Gelatin Function and Abilities


Kosher Gelatin: A Versatile Hydrocolloid with Functional and Nutraceutical Properties

Gelatin is a hydrocolloid, a protein or polysaccharide that, upon mixing with water, provides textural effects such as thickening and gelling. The unique amino acid composition and structure of gelatin endows it with a wide range of functional properties, making it an indispensable ingredient in various applications. Fitgelatins kosher gelatin, with its exceptional functionality and neutral sensory attributes, is an optimal choice for texturizing a diverse range of kosher food, cosmetic, and pharmaceutical products.


Gel Formation

FitGelatins Kosher Gelatins form thermoreversible gels. Solutions with as little as 0.5% gelatin will solidify upon cooling and revert back to a viscous state when reheated, allowing for repeated transitions.

The relative gel strength of a gelatin product is measured by its "Bloom" value, which quantifies the resistance to compression of a 6.67% gel under specific conditions. Higher Bloom gelatins produce stronger gels than lower Bloom varieties at the same concentration.

Gel strength is also influenced by concentration, preparation conditions (e.g., temperature, pH, solids), and the presence of other hydrocolloids like agar, pectin, or carrageenan.

The graph below illustrates how gel strength varies with Bloom number.


Higher Bloom gelatins exhibit greater gelling capacity and distinctive characteristics, including:

  • Higher melting and solidification points

  • Significance in systems that require rapid gel formation (e.g., quick-set gummy candies)

  • Impact on mouthfeel and texture of the final product, ranging from strong and chewy to soft and creamy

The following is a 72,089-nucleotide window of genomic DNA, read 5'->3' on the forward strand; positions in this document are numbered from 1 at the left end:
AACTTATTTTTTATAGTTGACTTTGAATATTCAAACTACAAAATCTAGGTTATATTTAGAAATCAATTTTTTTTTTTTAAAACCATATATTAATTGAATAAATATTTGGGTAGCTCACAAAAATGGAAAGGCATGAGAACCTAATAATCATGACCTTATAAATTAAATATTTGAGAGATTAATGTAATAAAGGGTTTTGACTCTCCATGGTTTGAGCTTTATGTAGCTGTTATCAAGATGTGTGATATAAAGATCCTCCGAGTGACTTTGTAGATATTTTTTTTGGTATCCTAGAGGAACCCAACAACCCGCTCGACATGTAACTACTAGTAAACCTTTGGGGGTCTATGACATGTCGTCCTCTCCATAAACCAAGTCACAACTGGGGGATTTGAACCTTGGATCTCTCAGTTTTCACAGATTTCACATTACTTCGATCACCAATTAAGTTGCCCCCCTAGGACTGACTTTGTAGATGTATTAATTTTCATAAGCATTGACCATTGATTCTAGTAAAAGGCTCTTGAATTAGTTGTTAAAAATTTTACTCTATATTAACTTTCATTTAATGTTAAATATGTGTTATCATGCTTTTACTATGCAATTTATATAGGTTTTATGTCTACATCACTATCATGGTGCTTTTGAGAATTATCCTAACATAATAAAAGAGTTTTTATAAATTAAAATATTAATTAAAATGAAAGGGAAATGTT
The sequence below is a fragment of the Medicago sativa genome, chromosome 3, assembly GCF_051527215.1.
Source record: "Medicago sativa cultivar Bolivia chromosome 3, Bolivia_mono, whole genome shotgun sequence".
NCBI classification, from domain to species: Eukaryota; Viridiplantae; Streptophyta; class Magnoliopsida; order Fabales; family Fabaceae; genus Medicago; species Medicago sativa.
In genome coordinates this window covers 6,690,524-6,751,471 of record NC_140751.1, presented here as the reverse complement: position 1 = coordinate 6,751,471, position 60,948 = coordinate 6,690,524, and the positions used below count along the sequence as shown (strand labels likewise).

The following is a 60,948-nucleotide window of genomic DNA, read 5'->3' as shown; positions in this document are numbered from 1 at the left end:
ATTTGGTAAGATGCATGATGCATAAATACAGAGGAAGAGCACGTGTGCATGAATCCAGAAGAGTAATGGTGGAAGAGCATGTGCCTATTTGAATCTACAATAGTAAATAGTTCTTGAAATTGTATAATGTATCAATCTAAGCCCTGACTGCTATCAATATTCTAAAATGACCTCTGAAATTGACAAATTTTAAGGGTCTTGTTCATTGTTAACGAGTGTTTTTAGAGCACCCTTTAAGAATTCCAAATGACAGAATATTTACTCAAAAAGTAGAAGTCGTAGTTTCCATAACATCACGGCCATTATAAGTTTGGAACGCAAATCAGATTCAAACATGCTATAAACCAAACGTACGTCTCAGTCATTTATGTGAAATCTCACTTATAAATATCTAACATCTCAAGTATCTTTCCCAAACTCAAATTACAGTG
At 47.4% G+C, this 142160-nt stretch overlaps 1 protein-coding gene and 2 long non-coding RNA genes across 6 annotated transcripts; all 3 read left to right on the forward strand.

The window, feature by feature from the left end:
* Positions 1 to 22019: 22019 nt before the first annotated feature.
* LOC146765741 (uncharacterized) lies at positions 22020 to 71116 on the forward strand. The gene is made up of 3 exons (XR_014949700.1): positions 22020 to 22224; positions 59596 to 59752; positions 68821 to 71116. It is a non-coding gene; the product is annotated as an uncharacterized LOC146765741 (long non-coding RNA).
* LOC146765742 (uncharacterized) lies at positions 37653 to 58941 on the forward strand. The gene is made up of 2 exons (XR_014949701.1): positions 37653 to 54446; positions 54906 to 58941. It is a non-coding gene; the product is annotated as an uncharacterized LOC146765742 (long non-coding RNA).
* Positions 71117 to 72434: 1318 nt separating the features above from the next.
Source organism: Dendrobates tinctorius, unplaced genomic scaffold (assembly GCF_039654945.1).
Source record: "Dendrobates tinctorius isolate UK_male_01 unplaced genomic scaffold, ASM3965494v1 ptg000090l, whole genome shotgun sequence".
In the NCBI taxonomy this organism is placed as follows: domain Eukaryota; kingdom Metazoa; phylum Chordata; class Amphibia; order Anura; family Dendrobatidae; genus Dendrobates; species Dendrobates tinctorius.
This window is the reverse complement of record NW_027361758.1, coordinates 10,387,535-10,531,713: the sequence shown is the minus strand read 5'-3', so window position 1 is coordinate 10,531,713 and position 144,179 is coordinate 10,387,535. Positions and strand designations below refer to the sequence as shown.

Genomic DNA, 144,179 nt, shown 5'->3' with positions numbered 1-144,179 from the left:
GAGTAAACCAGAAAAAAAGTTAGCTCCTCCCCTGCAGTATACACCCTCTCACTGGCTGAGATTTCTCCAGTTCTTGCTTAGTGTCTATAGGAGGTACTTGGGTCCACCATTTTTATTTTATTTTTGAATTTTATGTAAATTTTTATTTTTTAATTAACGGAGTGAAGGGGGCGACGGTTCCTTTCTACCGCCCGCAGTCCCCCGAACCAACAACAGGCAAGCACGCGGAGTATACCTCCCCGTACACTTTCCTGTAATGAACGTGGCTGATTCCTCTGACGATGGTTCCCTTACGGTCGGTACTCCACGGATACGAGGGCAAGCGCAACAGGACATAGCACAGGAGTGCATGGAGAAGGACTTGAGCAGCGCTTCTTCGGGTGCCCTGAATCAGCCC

• Reduced usage level for equivalent gel strength compared to lower Bloom gelatins

  • Increased transparency and lighter color

  • More neutral taste and aroma

  • Thickening properties

Viscosity is a fluid property that indicates resistance to flow. Gelatin solution viscosity typically increases with Bloom strength.

Gelatin and its hydrolysates can be employed to create rich, creamy mouthfeel in various fluid, aerated, and gelled products.


Gelatin and its hydrolysates can generate foams by decreasing surface tension. Gelatin stabilizes aerated systems and emulsions used for vitamin embedding via surface tension effects.

Film Formation

Gelatin stabilizes surface interfaces by forming a film, which is critical for protecting disperse phases within a particular medium. These effects are fully utilized in the production and stabilization of foams and emulsions. The surface tension of aqueous systems can be reduced using gelatin.

Effect of pH on Gelatin

Gelatin's isoelectric point (IEP), the pH at which the charge on the gelatin molecule is zero, is determined by its manufacturing process. The IEP of acid-processed gelatins such as gelatin lies between pH 8.0 and 9.0.

At the isoelectric point, swelling, viscosity, and gelation are minimized, while gel strength, syneresis, turbidity, and foaming are maximized. Therefore, selecting a gelatin product requires consideration of the finished product's pH.

Nutraceutical Properties of Gelatin

Gelatin hydrolysates are a rich source of health-enhancing amino acids that enhance virtually any nutritional food, beverage, health and beauty aid, or pharmaceutical application. Gelatin hydrolysate contains high levels of arginine, essential for muscle cell metabolism, and glutamine, shown to reduce the effects of metabolic stress.

Extensive clinical studies have demonstrated that gelatin hydrolysate can help maintain healthy joints, ligaments, and tendons.

Gelatin hydrolysate is also used in beauty products designed to promote healthy hair and nail growth and skin health.


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